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Mountain Majesty





Telluride Gold stone and reclaimed boards from Guinness stout vats add natural warmth and Western ambience to the intimate living room. Plush chenille couches and chocolate leather chairs beg guests to relax by the fireplace. Mark Rohrig’s acrylic on canvas “When the Soul Has Spoken,” and a pottery vessel reminiscent of a woven basket, by Michael Wisner, add subtle character to the room.


Cool and contemporary, the kitchen features fir cabinets and stainless-steel appliances. Adding another dimension in texture, a long glass bar and glass backsplash complement the home’s modern façade, while a stainless-steel table and chairs add visual punch.


The master bedroom, with its curved ceiling, is an intimate oasis of form and function. Besides adding warmth on a chilly night, the fireplace also serves as a resting place for a Darcy Ferrill glass creation. Hanging above the bed is Ashley Collins’ charcoal on wood “Ever.”


The view from the entry hall reveals the natural creek, which was the impetus for the home’s design.When most people envision a mountain retreat, they immediately conjure lodge-style architecture, complete with rustic beams and Western ambience. But for these Midwestern homeowners, their mountain getaway in Snowmass Village is a stunning example of contemporary appeal meets Western chic.

Capturing the essence of the natural landscape, the house was designed around a stream, which gracefully winds its way beneath the entry hall down the south side of the mountain. With such a rare natural focal point, the home is firmly grounded in the Western aesthetic, while the architect’s extensive use of glass and steel also pays homage to the paired-down stylings of the contemporary vernacular.

CH&L’s 2007 Home of the Year was chosen not only for its distinct interpretation of the setting but also for its peaceful coexistence with its natural surroundings. We sat down with the homeowners and John Cottle of Cottle Carr Yaw Architects, who breathed life into this contemporary creation, to reveal the design attitudes of this majestic mountain retreat.

CH&L: What was your initial vision for the home?
John Cottle: The homeowners knew they wanted a nontraditional home on a ski-in/ski-out lot with a creek but they did not have a conception of what that would look like exactly. Homeowner: We knew we wanted the architecture to envelop the natural surroundings and complement nature.

CH&L: How did you meld the Western aesthetic together with the contemporary architecture?
JC: We combined contemporary attitudes and materials, such as an exposed steel structure and very large areas of glass, with traditional, natural materials, such as stone and wood.

CH&L: You’ve mentioned “attitudes” quite a bit; how would you describe this home’s attitude?
JC: I like to think in terms of design attitude rather than style. For this home, we looked at the attributes of the site and devised a plan. We wanted to create a forward-thinking building that respected and paid homage to the region.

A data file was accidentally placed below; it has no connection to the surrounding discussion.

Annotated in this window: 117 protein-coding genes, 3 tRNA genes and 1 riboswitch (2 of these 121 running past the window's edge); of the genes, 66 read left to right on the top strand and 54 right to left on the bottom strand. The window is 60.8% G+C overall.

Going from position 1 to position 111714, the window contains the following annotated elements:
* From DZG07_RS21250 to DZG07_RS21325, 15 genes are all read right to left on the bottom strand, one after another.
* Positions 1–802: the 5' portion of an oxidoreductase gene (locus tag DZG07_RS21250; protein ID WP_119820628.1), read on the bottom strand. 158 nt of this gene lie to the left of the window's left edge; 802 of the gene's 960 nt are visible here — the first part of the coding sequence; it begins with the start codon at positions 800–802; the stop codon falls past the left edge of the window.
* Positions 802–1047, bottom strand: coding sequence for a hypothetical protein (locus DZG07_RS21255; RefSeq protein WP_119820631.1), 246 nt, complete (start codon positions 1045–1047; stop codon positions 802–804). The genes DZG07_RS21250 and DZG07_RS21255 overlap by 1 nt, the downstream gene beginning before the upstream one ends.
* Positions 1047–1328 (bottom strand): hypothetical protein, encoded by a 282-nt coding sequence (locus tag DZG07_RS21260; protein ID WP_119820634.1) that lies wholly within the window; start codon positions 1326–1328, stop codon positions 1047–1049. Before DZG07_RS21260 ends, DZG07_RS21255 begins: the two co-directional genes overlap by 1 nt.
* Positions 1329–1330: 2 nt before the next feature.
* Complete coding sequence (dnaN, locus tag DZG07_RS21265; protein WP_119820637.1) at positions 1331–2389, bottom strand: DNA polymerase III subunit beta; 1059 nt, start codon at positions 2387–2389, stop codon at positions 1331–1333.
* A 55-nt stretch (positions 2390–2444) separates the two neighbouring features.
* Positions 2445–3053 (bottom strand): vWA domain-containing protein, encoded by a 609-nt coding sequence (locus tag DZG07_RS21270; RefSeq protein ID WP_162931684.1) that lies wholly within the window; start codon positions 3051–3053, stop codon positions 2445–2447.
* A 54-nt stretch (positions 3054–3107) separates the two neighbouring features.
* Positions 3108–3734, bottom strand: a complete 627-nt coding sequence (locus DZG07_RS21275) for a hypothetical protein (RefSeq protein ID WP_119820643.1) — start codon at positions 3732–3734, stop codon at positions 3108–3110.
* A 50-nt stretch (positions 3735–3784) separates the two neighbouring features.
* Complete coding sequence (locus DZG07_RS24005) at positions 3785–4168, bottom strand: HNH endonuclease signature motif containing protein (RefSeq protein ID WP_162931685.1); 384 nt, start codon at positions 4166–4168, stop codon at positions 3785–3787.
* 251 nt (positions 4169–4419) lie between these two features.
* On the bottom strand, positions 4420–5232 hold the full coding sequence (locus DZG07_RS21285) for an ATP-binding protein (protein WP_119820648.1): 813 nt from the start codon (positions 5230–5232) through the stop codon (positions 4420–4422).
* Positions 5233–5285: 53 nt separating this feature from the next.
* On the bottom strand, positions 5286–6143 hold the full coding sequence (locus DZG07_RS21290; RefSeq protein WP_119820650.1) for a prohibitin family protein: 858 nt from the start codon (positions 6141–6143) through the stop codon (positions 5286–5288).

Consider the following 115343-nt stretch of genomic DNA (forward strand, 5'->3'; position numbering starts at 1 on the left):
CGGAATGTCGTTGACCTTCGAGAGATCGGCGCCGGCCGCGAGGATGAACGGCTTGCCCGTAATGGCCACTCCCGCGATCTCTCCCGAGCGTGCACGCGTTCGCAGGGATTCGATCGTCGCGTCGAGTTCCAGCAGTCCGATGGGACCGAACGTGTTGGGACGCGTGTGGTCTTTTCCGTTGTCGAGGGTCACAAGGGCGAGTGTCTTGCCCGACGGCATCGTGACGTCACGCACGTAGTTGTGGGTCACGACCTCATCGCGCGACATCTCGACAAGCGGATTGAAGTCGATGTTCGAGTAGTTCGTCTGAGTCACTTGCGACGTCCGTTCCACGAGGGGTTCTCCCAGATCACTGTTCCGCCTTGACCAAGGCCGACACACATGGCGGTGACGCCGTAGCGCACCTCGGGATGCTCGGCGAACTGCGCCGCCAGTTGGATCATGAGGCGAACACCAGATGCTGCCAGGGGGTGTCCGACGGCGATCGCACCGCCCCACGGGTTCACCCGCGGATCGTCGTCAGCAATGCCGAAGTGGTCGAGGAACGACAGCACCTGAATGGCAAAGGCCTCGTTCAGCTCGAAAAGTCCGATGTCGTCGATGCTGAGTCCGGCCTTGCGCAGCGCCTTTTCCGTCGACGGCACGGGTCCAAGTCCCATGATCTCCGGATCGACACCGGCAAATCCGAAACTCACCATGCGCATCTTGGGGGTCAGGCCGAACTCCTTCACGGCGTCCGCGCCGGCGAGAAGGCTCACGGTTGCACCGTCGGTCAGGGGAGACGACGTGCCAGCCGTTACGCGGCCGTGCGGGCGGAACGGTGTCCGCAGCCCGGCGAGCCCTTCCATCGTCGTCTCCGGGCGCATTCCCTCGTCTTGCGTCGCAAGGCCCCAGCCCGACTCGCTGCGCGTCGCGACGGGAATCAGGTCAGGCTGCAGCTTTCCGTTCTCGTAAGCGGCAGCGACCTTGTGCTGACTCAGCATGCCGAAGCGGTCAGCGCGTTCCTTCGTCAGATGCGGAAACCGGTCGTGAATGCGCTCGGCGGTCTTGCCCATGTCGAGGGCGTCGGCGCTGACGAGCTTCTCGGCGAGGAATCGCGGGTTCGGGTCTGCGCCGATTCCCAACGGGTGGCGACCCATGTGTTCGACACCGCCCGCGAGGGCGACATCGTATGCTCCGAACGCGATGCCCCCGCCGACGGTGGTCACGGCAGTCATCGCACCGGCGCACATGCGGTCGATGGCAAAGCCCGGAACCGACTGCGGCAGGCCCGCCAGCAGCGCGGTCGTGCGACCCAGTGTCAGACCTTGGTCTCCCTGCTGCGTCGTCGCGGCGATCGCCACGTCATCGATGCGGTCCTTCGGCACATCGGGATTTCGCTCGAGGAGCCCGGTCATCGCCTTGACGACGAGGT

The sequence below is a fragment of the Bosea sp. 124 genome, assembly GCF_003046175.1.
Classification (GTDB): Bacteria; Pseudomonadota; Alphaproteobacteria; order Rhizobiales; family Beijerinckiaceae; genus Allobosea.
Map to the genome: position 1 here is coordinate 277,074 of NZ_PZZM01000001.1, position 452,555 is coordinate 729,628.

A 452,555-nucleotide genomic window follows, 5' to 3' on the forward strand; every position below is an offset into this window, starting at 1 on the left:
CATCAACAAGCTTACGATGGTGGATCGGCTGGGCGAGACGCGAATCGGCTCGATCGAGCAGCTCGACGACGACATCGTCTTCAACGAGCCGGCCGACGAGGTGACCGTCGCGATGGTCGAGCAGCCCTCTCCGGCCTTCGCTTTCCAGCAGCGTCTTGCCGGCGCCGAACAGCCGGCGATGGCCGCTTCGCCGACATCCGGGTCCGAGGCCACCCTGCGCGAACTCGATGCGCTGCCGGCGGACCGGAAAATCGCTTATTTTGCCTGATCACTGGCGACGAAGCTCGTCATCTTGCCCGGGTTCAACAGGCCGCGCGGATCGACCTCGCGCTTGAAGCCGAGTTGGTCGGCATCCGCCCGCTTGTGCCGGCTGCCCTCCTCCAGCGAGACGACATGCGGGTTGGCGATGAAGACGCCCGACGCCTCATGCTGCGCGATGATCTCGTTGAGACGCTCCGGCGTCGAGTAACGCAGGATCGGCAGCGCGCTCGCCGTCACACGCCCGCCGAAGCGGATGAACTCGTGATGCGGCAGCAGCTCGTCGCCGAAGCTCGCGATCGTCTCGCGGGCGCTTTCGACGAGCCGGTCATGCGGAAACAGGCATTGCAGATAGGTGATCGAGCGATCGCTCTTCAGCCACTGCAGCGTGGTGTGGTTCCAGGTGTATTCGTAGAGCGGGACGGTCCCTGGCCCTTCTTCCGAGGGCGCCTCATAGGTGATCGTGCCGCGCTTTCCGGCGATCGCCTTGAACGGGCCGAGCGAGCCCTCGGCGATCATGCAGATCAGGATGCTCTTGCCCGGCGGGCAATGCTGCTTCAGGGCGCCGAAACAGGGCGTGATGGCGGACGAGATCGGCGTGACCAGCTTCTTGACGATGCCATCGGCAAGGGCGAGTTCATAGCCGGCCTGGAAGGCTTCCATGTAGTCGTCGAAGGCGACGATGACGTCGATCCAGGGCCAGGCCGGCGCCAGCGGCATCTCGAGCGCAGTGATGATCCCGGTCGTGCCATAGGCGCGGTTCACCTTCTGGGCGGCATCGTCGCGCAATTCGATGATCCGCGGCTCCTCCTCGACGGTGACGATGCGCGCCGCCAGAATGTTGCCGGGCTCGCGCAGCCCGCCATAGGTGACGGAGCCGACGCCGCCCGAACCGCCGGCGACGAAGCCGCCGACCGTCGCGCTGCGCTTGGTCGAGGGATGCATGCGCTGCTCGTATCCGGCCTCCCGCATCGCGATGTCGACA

CH&L: What unique touches did you incorporate?
H: I wanted concrete floors throughout, but my husband really wanted wood. Our builder found a flooring product that was made from recycled Guinness stout vats. Being Irish, my husband loved it immediately.
JC: Our challenge was that the Guinness vats were really dark and bold, so we mixed in some boards from cider vats. But overall, this was a great example of a natural material that added texture and significance to this contemporary form.

CH&L: During the design and build phase, did you encounter any construction challenges?
H: The primary reason we bought this lot was because of the creek, and it turned out to be our biggest challenge. We had to work with the Army Corps of Engineers to devise a way to build our home without disrupting the natural flow of the creek. We found a way to have the best of both worlds by spanning the creek and adding to the surrounding natural plants.
JC: We also had a lot of building restraints that made this construction envelope very tight. In Snowmass, there is a maximum floor limit of 4,925 square feet, and we came within two feet of that limit; we were also right on the height limit for the area. In mature Western resorts the pressure to build is very strong, so the local communities regulate construction for the protection of the greater community.

CH&L: For such a contemporary residence, how did you make it feel warm and inviting?
H: We designed the house to have small bedrooms and larger gathering areas so our whole family could be together in one space. Because of this, the house exudes warmth. Instead of a huge, vacuous home, we wanted something that would be comfortable for just the two of us, but that could contain the wonderful chaos of family. Our home is simple and unpretentious, like us, but it is really our family that gives it true character.

design details
architect
Cottle Carr Yaw Architects
(970) 927-4925

contractor
Rick Halevy
Blue River Construction
(970) 704-1963

landscape architect
Julie Marshal
Mt. Daly Enterprises, LLC
(970) 963-9896

custom glass accents
Darcy Ferrill
Trellage-Ferrill
(612) 781-1225

interior design
Barbara Sigel
Barbara Sigel Interior Design
(952) 474-2928
(239) 261-5985

wood furniture
Jeffry Mann
Jeffry Mann Gallery of Fine Woodworking
(208) 823-0074

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